The winds of change or just a light breeze — what will we witness in the US-Russia bilateral relationship in the coming weeks? A few days ago, the idea of holding a meeting between American and Russian officials had been a mirage, full of fake news and political jokes, but now this has turned into reality and preparations have already started for a Donald Trump-Vladimir Putin Summit on July 16 in Helsinki in neutral Finland.
The announcement came on the heels of US National Security Adviser John Bolton’s visit to Moscow last week. The Kremlin considers Bolton to be a personal envoy of Trump and perfectly understands his importance in the White House. “Your visit to Moscow gives us hope that we can at least take the first step to reviving full-blown ties between our states,” Putin told Bolton, sending the message to Washington that Russia is ready for talks. Bolton replied that the US is also ready.
During his visit, Bolton held talks with Russia’s Foreign Minister Sergey Lavrov on Syria, Ukraine and “the sorrowful state of our bilateral relations,” as described by Putin’s spokesperson Dmitry Peskov. Despite his hawkish reputation, Bolton became the first US peace dove to come to Moscow.
The US-Russia bilateral agenda is overloaded with problematic issues and mistrust, though at the same time the two countries have mutual interests that might serve as a bridge to improved ties.
Since the start of the escalation between the two countries, the channels of communication and coordination have been significantly reduced, practically to zero, with only talks on Syria, Ukraine and other issues of significant importance going ahead. In the current circumstances, to talk with no result is much better than to keep silent. The US-Russia bilateral agenda is overloaded with problematic issues and mistrust, though at the same time the two countries have mutual interests that might serve as a bridge to improved ties.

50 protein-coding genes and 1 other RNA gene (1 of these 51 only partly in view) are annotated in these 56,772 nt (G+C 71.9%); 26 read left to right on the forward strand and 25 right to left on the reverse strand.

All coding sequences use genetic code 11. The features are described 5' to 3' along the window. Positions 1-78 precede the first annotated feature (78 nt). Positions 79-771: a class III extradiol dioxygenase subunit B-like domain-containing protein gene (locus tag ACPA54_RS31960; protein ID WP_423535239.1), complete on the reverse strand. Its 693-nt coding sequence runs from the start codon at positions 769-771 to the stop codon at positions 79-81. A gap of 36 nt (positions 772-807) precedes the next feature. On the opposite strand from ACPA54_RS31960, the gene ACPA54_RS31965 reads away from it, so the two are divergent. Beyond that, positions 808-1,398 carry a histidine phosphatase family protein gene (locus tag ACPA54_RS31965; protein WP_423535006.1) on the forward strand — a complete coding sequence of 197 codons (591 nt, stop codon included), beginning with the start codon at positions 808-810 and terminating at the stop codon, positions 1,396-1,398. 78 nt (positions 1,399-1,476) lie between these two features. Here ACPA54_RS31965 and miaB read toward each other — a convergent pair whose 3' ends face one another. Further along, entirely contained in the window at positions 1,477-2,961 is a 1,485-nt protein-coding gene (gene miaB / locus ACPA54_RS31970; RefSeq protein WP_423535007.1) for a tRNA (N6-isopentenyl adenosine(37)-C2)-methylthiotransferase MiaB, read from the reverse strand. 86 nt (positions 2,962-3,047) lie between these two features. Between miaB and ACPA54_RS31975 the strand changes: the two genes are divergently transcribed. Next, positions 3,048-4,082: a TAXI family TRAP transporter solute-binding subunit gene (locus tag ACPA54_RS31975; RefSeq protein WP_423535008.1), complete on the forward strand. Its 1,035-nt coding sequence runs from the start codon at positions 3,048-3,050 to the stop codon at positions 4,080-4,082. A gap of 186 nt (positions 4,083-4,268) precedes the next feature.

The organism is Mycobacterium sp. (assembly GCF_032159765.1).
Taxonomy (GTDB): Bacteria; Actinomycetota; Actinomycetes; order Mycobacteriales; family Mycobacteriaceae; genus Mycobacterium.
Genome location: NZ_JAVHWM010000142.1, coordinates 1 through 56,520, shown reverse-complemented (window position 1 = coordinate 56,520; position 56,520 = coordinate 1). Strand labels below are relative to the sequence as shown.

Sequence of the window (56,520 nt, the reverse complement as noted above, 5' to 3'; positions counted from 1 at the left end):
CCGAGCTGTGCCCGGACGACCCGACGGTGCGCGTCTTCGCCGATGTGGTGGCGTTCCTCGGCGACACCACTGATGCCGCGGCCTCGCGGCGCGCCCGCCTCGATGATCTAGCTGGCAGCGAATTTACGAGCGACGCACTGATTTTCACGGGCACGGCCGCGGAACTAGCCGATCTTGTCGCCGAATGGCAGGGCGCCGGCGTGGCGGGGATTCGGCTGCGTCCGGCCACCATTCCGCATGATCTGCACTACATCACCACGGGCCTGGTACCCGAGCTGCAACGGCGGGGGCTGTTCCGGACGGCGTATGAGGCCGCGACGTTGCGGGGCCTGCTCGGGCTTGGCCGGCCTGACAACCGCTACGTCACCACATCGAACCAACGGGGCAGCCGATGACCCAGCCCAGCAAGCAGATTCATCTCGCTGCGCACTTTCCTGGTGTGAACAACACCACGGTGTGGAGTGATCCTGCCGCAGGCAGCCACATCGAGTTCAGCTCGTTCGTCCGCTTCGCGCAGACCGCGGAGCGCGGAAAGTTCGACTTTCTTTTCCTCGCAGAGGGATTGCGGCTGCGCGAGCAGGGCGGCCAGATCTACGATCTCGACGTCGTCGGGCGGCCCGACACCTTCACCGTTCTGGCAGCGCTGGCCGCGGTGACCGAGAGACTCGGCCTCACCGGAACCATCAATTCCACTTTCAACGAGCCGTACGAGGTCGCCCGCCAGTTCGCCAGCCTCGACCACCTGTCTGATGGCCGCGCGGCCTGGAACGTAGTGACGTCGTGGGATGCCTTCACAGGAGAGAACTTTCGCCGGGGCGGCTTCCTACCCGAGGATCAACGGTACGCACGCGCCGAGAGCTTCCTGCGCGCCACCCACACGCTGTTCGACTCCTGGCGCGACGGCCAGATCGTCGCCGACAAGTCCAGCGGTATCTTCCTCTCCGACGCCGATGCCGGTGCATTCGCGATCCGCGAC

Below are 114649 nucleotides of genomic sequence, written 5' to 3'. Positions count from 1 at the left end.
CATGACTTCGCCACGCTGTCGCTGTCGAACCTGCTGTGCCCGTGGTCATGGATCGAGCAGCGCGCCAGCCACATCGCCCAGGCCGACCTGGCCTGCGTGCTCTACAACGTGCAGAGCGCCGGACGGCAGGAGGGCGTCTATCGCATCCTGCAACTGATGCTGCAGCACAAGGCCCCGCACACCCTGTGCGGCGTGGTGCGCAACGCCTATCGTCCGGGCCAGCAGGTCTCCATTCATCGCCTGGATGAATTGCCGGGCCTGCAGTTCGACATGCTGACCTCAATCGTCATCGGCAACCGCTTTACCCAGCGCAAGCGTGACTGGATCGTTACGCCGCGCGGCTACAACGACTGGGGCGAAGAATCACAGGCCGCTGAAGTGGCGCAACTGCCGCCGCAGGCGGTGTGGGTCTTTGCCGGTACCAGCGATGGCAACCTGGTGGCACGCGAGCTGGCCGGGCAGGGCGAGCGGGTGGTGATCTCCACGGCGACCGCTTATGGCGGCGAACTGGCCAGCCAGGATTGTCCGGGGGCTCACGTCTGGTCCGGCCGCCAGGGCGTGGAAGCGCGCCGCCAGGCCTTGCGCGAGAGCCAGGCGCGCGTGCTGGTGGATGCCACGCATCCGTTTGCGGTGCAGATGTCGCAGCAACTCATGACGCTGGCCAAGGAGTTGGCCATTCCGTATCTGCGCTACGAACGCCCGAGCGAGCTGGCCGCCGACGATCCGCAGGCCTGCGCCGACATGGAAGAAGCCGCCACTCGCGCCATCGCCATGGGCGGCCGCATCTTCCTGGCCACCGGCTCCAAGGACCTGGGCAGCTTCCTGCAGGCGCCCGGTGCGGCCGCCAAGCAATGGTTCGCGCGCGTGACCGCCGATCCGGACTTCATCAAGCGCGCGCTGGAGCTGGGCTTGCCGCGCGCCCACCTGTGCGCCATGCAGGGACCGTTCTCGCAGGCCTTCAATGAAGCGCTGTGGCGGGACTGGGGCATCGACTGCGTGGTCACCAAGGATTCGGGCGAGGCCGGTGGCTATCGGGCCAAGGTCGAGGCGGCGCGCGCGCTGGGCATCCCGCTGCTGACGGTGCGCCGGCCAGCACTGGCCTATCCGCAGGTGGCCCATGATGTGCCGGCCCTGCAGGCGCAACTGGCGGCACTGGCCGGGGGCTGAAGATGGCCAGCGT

However, Russia has no illusions regarding the prospects of a thawing of the bilateral relationship. Trump is playing his own games, manipulating other countries, and introducing business models of management and “cooperation” into the sphere of international relations. Being in the White House, he is doing what he knows and does best — business and bargains, seeking the maximum profit. The promises and guarantees given by the US administration are not reliable and not trusted globally. However, in the current circumstances the international community has no other choice but to find ways to talk with Trump.
Meanwhile, the “Russiagate” scandal — the claim that Trump’s victory in the 2016 presidential election was based on Russian interference — might have a new boost in case of any positive outcome of the Trump-Putin summit. But such predictions are nothing but speculation.
Russia and the US have to pay particular attention to their relationship in the sphere of security, disarmament and missile programs. The deterioration of ties between the two major nuclear states is threatening the world’s stability and security. Several treaties between the US and Russia are keeping the world relatively safe, but the Intermediate-Range Nuclear Forces Treaty and the Strategic Arms Reduction Treaty have to be discussed and updated. The US withdrawal from the important Anti-Ballistic Missile Treaty in 2002 has already led to the start of an arms race.
Russia has recently demonstrated its newest missile systems, having stressed that they are a response to the US withdrawal from the ABM. An intensification of the arms race is not in the interest of either country, but both are ready to go ahead. Trump’s proposal last month of launching a space force is another step toward escalation. But the US not only has its fist against Russia’s face; this is a message to China as well. The issue is that this triggers reciprocal programs in Russia and China, meaning the race is already becoming trilateral. It is high time to renegotiate the ABM treaty before it is too late.
Though the main focus will likely be on geopolitical issues, the topic of Syria sparks concerns in Damascus and Tehran, as they fear Russia might trade Syria for other major benefits. However, these concerns are invalid as Russia has not changed its position on the Syria conflict and it will not change it now, as it is a matter of honor. Though Russia might agree to some compromises regarding the presence of Iranian troops in the areas of concern to the US and Israel, Moscow will proceed with further mediation between Washington and Tehran.
The scheduling of the Russia-US summit is crucial as Trump will meet Putin after the NATO summit. Trump has slammed NATO for leeching off the US and its members for not paying their fair share. The NATO summit is therefore expected to be like that of the G-7, creating a rather odd framework for the Putin-Trump meeting and giving a green light to speculation and conspiracy theories.
Whatever the outcome of the summit, it is already a great victory for peace that it will even take place. If the light breeze of change is harnessed properly, both countries and the world as a whole will reap the benefits of this meeting.
- Maria Dubovikova is a prominent political commentator, researcher and expert on Middle East affairs. She is president of the Moscow-based International Middle Eastern Studies Club (IMESClub). Twitter: @politblogme